7 Tips to Declutter Your Phone or Tablet
This is the year you finally restore order to your most cherished device.
If it seems like everyone is obsessed with their smartphone these days, it’s because we are. Numerous smartphone obsession studies show staggering numbers; one study found that we touch our phones 2,617 times a day! With all that screen time, we could all benefit from some digital organization. Check out the tips below and don’t worry, these suggestions will work on iOS and Android.
Simplify Home Screen
Whether you’re a social media ninja or a mobile photography expert, take a minimalist approach and feature only your most vital apps (Facebook, bus tracker, email) on your home screen. Pushing the rest of your apps to secondary pages will make it much easier to find and open the apps you use on a daily basis.
The ability to group apps into folders has been around for years, but you would be surprised how many don’t use it (present company included). Pull all your social media, news, photography, games and finance apps into specific folders to cut down on all the swiping and searching.
We all have those rogue apps that reside on the fifth page of our screen that we haven’t opened in months. Free up space and declutter your phone by finally trashing them.
Once you’ve nixed apps you definitely won’t miss, jump into your settings and see which apps are taking up the most space on your phone’s storage and which ones use the most data. Some may warrant the space and data, while others may not.
For iPhone users, don’t forget that you can delete the default apps that come with your phone. So long, Compass and Stocks! If you have an Android phone, you may not be able to completely remove certain preinstalled apps, but you might have the option to disable them to prevent them from running and displaying in your apps list.
Download This App
Once you've deleted the extras, add apps that will simplify your life. My hands-down pick: IFTTT (If This Then That). This service acts as the middle man between your favorite apps. Once you sign up for a free account, you can link all the services you already use (Instagram, Facebook, Spotify, Twitter, Google Calendar, etc.) and then choose applets that work for your life. For example, IFTTT can automate uploads to Dropbox every time you post on Instagram. You can even automate your phone so that it sends a loved one a text message when you leave work in the evening.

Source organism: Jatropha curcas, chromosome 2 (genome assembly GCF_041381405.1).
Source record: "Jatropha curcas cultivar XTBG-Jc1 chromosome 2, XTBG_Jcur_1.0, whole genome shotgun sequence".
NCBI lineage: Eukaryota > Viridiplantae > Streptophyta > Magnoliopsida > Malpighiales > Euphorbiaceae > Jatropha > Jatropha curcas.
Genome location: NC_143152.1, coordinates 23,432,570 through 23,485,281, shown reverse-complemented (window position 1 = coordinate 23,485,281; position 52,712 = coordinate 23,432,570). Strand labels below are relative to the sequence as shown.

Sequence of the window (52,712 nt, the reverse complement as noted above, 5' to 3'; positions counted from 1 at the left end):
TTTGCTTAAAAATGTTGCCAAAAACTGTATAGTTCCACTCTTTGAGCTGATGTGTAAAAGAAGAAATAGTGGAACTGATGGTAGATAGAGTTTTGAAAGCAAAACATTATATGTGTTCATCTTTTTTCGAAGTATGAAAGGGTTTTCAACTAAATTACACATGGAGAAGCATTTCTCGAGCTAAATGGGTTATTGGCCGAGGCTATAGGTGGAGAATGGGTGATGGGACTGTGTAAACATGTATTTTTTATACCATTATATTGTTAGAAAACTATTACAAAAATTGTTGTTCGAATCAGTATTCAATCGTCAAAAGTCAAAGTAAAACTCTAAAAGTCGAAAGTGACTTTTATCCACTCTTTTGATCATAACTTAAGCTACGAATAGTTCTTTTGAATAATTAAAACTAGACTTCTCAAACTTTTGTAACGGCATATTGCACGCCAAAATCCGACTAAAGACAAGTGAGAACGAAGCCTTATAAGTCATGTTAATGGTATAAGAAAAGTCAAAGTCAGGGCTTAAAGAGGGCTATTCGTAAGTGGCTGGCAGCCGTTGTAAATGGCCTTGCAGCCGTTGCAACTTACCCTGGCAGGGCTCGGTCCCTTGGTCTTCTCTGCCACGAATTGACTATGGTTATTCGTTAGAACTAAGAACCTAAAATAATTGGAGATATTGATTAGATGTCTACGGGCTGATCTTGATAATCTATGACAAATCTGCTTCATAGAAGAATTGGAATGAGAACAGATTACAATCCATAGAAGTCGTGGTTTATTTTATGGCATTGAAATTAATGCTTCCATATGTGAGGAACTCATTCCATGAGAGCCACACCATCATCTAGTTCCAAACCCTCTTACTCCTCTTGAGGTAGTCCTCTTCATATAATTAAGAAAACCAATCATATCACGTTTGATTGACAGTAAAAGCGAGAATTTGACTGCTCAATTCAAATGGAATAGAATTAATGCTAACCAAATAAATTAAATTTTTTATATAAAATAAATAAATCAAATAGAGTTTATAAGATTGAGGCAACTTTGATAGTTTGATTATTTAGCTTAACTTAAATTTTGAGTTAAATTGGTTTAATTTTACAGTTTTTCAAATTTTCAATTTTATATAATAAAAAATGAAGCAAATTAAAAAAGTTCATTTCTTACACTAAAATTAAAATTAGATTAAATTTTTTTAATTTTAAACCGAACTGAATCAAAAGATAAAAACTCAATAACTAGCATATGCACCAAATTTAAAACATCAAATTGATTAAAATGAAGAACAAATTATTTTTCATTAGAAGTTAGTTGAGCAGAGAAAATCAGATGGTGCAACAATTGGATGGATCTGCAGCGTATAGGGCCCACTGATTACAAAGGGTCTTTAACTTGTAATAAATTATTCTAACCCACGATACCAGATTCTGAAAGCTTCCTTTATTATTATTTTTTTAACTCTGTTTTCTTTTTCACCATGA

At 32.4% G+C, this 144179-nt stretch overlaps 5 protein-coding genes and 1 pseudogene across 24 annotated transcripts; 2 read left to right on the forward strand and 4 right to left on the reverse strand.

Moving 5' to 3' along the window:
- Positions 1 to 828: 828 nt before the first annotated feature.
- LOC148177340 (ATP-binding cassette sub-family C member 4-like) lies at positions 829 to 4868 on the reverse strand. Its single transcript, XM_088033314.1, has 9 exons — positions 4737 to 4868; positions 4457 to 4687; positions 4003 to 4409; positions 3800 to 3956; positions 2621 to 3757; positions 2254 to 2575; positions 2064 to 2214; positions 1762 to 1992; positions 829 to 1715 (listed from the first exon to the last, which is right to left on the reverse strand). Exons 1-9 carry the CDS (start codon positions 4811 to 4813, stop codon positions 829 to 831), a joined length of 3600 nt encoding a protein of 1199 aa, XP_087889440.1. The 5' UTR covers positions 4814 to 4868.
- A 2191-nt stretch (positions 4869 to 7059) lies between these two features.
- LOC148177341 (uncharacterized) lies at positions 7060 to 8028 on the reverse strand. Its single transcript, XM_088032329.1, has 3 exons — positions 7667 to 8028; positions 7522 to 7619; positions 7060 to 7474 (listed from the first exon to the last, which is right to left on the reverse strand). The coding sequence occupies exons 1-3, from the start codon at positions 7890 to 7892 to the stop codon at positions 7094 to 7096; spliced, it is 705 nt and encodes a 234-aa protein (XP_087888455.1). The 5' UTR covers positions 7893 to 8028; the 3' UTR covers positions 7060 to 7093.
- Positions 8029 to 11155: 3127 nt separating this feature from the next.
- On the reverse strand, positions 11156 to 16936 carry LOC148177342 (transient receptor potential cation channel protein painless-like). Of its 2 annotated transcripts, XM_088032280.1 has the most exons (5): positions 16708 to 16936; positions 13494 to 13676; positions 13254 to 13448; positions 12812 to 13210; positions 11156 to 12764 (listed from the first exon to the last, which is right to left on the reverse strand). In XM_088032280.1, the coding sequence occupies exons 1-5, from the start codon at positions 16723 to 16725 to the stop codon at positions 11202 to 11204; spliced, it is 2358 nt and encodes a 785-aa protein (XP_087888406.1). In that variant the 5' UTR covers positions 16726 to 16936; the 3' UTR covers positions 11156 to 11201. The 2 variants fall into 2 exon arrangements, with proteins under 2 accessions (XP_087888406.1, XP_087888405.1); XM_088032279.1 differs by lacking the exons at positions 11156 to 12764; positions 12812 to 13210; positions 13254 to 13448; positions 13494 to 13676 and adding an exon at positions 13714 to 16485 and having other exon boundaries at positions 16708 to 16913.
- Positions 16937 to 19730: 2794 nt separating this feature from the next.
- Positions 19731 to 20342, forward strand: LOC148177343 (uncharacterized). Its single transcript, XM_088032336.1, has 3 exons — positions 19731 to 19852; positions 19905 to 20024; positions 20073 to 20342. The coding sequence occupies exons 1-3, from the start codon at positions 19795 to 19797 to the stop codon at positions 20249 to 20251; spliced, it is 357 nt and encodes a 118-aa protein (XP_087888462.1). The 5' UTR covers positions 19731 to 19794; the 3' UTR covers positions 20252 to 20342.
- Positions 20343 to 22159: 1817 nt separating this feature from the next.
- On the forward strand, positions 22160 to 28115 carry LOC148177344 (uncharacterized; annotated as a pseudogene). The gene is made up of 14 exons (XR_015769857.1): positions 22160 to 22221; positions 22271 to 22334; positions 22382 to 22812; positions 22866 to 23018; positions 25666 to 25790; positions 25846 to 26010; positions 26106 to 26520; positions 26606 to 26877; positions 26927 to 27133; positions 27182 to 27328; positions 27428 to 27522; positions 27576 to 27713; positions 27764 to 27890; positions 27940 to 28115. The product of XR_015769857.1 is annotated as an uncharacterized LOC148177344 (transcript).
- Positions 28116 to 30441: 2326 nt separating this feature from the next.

Back Up Photos and Video
There may not be a bigger storage hog on your phone than photos and video. The high-resolution images and 4K video clips are great, but they come with a price. Start organizing your camera roll by going through and deleting the images you don’t want. (Make sure you delete permanently from your trash or they’ll continue to take up space.)
Next, decide if you want to back up your photos to your computer, external hard drive or to a cloud service such as iCloud, Google Photos or Dropbox. There are pros and cons with all backup methods, so do your research and decide what’s best for you.
Update Your Contacts
Despite having a fancy smartphone with a contacts app, I still have to call my parents to get my cousin’s address or my aunt’s email address. Why is that? Well, my parents have a thick address book where they write all this information down whereas all I can bother to do with my $800 phone is put their number in and move on. This year, take the time to go through your contacts and add the address, email, social media profiles and any other pertinent information. While you’re in there, do an audit of your connections to remove duplicates or people you're no longer in contact with.
Embrace Streaming Music
Along with photos and video, music is another major culprit when it comes to taking up space on your phone. If you burned CDs and put those songs on your phone or downloaded songs from an online store, it may be time to think about transferring those songs to a hard drive and signing up for a streaming service instead. You’ll still be able to listen to your favorite songs, but you’ll also discover new music via curated playlists and radio mixes. There is typically a monthly fee associated with streaming services and they do use data, so keep that in mind if you're already using your allotted amount.
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